Stream buffers are an RTOS task to RTOS task, and interrupt to task
communication primitives. Unlike most other FreeRTOS communications primitives, they
are optimised for single reader single writer scenarios, such as passing data
from an interrupt service routine to a task, or from one microcontroller core to
another on dual core CPUs. Data is passed by copy – the data is copied into the
buffer by the sender and out of the buffer by the read.
Stream buffers pass a continuous stream of bytes. Message buffers pass
variable sized but discrete messages. Message
buffers use stream buffers for data transfer.
IMPORTANT NOTE: Uniquely among FreeRTOS objects, the
implementation (so also the message buffer implementation, as message buffers
are built on top of stream buffers) assumes there is only one task or
interrupt that will write to the buffer (the writer), and only one task or
interrupt that will read from the buffer (the reader). It is safe for the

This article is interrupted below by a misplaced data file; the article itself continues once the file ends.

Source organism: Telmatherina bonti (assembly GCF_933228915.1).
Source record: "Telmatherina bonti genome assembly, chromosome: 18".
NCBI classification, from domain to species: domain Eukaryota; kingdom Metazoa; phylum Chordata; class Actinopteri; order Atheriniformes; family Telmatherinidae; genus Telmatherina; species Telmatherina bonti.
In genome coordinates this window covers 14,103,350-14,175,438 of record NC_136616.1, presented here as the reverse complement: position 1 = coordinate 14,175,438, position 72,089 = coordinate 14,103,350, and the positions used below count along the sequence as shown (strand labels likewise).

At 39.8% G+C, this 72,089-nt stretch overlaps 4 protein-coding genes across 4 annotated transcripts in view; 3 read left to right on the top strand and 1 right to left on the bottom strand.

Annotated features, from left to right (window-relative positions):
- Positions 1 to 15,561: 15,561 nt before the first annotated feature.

writer and reader to be different tasks or interrupts, but, unlike other
FreeRTOS objects, it is not safe to have multiple different writers or
multiple different readers. If there are to be multiple different writers
then the application writer must place each call to a writing API function
(such as xStreamBufferSend()) inside a
critical section and use a send block time of 0. Likewise, if there
are to be multiple different readers then the application writer must place
each call to a reading API function (such as xStreamBufferReceive()) inside a
critical section and use a receive block time of 0.
The following pages describe stream buffers and message buffers in more detail,
and provide examples of their use to implement interrupt to task and processor core
to processor core communications respectively.
More about Stream Buffers…
More about Message Buffers…
Blog on using message buffers for core to core communication…
Copyright (C) Amazon Web Services, Inc. or its affiliates. All rights reserved.